Sunday Trading Plans Would Harm High Street, Cost Jobs and Threaten Local Shops

The Association of Convenience Stores has warned that Government plans to remove Sunday trading hours are unpopular, will cost jobs and damage high streets.

In its submission to the Government’s consultation on devolving the power to set Sunday trading rules locally, ACS has revealed the results of a survey of local authority chief executives showing that the measure would benefit out of town stores over high streets and town centres.

The survey showed:

  • 52% of local authority chief executives included out of town retail parks, out of town supermarkets and large shopping centres as their first or second preference for deregulation of shopping locations.
  • 45% felt that they would be influenced by the decision of neighbouring authorities, suggesting a ‘domino effect’ where authorities will be more inclined to remove Sunday trading rules if other authorities do so.
  • 64% are concerned about the confusion that devolution of Sunday trading hours will cause consumers
  • 69% are concerned about the displacement of trade that differing trade hours would cause between regulated and deregulated areas.

ACS chief executive James Lowman said: “The Government claimed when launching this policy that it would boost high street sales, but this is simply not true because most high street stores are already able to open whenever they want.  The clear winners would be out of town retail parks and large superstores.  While ministers think local authorities would use these powers to help high streets, councils themselves say that they would deregulate hours for out of town stores and shopping centres.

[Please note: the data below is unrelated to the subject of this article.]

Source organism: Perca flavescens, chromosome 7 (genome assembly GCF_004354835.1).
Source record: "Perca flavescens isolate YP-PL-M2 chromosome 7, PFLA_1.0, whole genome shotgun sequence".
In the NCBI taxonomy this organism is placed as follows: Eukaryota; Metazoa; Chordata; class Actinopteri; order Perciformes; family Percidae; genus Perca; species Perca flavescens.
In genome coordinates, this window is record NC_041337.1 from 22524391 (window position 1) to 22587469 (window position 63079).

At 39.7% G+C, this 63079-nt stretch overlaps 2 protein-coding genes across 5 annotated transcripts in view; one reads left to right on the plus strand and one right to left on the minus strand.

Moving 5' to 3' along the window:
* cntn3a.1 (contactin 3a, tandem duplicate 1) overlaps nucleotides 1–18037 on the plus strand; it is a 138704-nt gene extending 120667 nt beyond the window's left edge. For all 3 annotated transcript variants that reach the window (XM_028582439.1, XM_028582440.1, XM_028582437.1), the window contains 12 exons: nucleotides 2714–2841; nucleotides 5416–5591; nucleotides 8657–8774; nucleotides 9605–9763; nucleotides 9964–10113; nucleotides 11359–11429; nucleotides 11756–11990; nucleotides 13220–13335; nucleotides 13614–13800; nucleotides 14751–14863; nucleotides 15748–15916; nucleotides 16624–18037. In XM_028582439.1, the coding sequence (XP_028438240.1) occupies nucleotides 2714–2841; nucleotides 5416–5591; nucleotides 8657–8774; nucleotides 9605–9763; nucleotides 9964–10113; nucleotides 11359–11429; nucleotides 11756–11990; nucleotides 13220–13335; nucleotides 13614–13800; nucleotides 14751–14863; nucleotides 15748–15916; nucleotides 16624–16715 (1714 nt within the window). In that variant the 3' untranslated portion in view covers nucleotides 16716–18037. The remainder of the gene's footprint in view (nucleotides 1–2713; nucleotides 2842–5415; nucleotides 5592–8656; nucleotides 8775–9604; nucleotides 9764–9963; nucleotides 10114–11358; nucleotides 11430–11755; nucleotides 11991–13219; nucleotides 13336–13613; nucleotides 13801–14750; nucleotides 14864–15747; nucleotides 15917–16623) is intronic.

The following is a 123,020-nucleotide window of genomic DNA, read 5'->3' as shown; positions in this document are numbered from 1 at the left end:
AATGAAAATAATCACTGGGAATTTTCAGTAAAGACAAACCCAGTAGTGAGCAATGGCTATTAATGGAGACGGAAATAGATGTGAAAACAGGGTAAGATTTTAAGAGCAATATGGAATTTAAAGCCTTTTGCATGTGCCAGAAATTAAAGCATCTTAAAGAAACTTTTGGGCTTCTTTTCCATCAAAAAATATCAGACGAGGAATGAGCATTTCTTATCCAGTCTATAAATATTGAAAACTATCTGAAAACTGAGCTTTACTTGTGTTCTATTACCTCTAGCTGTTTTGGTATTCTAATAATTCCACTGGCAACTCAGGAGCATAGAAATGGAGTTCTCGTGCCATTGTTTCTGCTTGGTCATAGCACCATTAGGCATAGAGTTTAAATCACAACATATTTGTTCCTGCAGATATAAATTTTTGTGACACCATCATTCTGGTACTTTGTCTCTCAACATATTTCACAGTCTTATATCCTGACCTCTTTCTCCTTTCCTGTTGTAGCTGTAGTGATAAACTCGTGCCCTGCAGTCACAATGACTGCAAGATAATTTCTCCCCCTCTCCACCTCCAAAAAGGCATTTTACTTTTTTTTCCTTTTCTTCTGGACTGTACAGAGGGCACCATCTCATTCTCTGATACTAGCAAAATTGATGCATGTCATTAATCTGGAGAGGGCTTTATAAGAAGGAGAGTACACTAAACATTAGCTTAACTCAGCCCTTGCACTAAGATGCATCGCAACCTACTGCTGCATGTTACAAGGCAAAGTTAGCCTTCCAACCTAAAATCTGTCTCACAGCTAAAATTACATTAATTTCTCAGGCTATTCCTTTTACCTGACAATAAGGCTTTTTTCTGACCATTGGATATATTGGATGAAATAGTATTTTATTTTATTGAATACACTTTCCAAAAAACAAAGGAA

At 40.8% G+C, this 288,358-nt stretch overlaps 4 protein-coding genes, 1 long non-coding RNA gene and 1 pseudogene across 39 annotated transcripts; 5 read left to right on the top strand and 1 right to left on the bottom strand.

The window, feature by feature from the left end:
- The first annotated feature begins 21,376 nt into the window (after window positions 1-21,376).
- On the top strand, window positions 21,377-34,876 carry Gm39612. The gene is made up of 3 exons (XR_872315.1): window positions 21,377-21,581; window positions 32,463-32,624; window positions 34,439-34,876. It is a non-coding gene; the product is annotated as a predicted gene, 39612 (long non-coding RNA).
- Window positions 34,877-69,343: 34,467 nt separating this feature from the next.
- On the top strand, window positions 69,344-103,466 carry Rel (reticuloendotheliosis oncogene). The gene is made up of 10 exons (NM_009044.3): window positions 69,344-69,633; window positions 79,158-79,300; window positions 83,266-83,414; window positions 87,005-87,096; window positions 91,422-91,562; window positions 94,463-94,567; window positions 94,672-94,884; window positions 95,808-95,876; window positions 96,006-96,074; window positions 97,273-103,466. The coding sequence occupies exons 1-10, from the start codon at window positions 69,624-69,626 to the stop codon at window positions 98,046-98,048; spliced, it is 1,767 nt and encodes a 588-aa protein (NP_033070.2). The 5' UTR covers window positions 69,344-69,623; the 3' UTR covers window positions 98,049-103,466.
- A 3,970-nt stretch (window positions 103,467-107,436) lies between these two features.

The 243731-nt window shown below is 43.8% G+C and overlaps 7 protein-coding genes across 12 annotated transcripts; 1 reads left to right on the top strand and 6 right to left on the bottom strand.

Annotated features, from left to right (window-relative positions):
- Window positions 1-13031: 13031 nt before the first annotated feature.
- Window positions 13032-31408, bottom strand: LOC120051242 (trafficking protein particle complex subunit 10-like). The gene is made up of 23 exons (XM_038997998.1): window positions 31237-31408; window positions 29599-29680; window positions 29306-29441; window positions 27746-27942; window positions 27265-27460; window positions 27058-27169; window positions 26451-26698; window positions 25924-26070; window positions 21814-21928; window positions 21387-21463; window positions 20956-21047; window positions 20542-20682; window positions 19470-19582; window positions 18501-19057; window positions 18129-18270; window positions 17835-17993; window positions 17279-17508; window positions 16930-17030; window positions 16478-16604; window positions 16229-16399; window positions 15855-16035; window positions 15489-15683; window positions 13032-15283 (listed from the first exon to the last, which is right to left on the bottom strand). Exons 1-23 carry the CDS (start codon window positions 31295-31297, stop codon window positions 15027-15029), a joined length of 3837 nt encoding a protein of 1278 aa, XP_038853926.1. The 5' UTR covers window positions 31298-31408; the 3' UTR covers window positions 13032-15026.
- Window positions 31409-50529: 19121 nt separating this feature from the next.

New research from Oxford Economics based on the change to the current laws in 1994 and the suspension of Sunday trading laws in 2012 undermines the Government’s claim that unrestricted Sunday trading would bring a £1.4bn boost to the economy. Oxford Economics concludes that scrapping the current rules will primarily serve to divert trade from small stores to larger stores, and would cost jobs.

Mr Lowman continued: “Allowing large stores to open 24/7 will not create any more trade, but will simply displace it from local shops to large superstores.   As a net impact, this will lead to job losses.”

ACS research has shown that 23% of retailers report that they would have to cut staff hours in response to reduced sales from Sunday trading changes.

Mr Lowman continued: “During the Government’s failed experiment on removing Sunday Trading laws for the Olympics in 2012, local shops lost up to 20% of their sales on Sundays while wider retail sales also fell between 0.2% and 0.4%. These plans have the potential to put thousands of small stores at risk. We urge the Government to scrap these unwanted, unnecessary and misguided plans.”

This entry was posted by Victoria on Tue, 22/09/2015 - 05:00
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